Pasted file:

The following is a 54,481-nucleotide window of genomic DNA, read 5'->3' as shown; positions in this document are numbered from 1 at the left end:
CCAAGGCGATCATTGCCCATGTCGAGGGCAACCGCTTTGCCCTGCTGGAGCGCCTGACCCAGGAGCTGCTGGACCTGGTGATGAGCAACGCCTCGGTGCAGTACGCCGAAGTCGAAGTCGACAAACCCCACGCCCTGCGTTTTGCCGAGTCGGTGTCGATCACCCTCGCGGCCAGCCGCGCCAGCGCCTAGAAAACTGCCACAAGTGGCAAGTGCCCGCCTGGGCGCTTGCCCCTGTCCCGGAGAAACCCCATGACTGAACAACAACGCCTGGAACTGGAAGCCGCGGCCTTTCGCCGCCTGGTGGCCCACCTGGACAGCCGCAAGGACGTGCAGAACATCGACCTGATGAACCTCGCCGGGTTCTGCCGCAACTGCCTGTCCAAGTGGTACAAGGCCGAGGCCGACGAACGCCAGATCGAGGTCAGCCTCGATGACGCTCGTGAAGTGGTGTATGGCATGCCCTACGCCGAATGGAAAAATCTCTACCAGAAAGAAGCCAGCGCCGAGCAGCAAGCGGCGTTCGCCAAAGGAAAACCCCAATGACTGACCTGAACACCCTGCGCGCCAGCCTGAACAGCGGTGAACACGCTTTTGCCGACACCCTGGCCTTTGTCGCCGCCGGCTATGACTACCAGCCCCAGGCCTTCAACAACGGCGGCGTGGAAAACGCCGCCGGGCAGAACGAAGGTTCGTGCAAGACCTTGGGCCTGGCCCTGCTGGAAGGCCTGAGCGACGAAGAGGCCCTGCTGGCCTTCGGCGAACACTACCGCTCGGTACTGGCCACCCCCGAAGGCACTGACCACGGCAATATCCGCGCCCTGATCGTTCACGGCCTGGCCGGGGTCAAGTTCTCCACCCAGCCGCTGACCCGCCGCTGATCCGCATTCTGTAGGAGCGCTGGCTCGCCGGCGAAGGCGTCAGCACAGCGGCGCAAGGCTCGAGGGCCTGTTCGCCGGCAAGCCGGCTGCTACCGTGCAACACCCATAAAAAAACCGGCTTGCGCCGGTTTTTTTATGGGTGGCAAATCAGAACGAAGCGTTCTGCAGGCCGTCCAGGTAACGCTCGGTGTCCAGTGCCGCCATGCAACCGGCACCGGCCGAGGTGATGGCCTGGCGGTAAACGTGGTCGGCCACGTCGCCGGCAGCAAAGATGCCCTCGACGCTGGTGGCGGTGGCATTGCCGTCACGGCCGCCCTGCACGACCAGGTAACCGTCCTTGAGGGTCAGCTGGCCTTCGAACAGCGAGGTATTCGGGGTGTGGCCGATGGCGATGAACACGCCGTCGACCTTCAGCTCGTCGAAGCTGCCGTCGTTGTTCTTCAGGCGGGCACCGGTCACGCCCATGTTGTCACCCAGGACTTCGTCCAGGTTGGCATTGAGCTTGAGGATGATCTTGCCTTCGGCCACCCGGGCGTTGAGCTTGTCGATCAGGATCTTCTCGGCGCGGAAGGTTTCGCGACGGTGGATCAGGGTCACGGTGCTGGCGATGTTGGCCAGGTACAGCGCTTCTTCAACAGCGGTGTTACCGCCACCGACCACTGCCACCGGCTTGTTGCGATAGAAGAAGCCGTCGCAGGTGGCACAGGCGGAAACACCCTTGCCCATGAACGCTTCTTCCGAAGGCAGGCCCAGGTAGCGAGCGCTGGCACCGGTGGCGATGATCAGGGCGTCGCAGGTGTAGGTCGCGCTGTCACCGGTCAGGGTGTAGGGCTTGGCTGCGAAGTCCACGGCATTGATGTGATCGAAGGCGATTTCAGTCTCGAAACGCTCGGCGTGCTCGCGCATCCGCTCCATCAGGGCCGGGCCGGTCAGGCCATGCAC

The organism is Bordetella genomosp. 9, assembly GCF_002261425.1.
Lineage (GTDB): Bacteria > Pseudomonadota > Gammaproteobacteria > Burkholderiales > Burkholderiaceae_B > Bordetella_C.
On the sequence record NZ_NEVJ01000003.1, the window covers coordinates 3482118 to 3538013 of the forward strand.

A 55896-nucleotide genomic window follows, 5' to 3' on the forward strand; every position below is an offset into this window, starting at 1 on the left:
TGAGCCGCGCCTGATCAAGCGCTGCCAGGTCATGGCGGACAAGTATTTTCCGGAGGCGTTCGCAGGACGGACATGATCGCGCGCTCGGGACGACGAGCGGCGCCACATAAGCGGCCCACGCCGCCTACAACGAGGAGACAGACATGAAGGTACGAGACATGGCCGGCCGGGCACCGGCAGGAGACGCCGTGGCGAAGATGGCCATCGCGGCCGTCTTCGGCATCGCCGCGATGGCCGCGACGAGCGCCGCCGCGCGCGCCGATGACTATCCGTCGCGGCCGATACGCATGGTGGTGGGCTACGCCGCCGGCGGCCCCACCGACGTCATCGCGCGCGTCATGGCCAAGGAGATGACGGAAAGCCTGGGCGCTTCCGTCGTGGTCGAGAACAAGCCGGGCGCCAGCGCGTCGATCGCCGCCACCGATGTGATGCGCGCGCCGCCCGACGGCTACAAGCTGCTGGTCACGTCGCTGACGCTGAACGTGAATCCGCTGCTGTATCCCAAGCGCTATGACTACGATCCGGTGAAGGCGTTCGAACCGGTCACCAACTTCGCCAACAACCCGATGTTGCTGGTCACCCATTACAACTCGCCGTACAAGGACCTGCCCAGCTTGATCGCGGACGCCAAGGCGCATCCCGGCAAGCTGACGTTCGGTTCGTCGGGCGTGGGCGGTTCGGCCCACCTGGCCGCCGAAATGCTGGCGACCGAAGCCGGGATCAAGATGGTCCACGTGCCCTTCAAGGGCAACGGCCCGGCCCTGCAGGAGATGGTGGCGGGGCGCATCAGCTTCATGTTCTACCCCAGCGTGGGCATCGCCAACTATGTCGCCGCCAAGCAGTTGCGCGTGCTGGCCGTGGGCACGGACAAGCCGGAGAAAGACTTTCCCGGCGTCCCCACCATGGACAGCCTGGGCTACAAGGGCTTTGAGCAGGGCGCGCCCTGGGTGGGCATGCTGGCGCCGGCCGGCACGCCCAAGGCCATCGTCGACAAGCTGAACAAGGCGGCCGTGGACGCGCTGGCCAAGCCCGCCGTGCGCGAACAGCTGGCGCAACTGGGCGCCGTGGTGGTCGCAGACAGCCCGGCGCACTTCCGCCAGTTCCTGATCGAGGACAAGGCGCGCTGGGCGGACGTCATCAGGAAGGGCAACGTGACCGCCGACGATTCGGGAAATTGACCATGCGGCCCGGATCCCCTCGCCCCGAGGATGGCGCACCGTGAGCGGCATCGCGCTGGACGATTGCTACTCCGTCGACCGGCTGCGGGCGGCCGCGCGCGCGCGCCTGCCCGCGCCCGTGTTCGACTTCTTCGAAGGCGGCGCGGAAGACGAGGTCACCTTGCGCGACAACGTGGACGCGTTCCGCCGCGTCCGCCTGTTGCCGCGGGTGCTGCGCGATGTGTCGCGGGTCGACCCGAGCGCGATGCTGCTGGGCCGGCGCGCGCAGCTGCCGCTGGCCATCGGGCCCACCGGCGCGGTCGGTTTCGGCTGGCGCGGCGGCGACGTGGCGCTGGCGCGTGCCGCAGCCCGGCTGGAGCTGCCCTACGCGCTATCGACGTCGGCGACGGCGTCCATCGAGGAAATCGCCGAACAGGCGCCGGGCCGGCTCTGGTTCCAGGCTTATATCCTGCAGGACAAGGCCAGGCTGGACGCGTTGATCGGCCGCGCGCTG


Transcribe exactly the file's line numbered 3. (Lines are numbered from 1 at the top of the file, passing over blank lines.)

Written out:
The organism is Bordetella genomosp. 9, assembly GCF_002261425.1.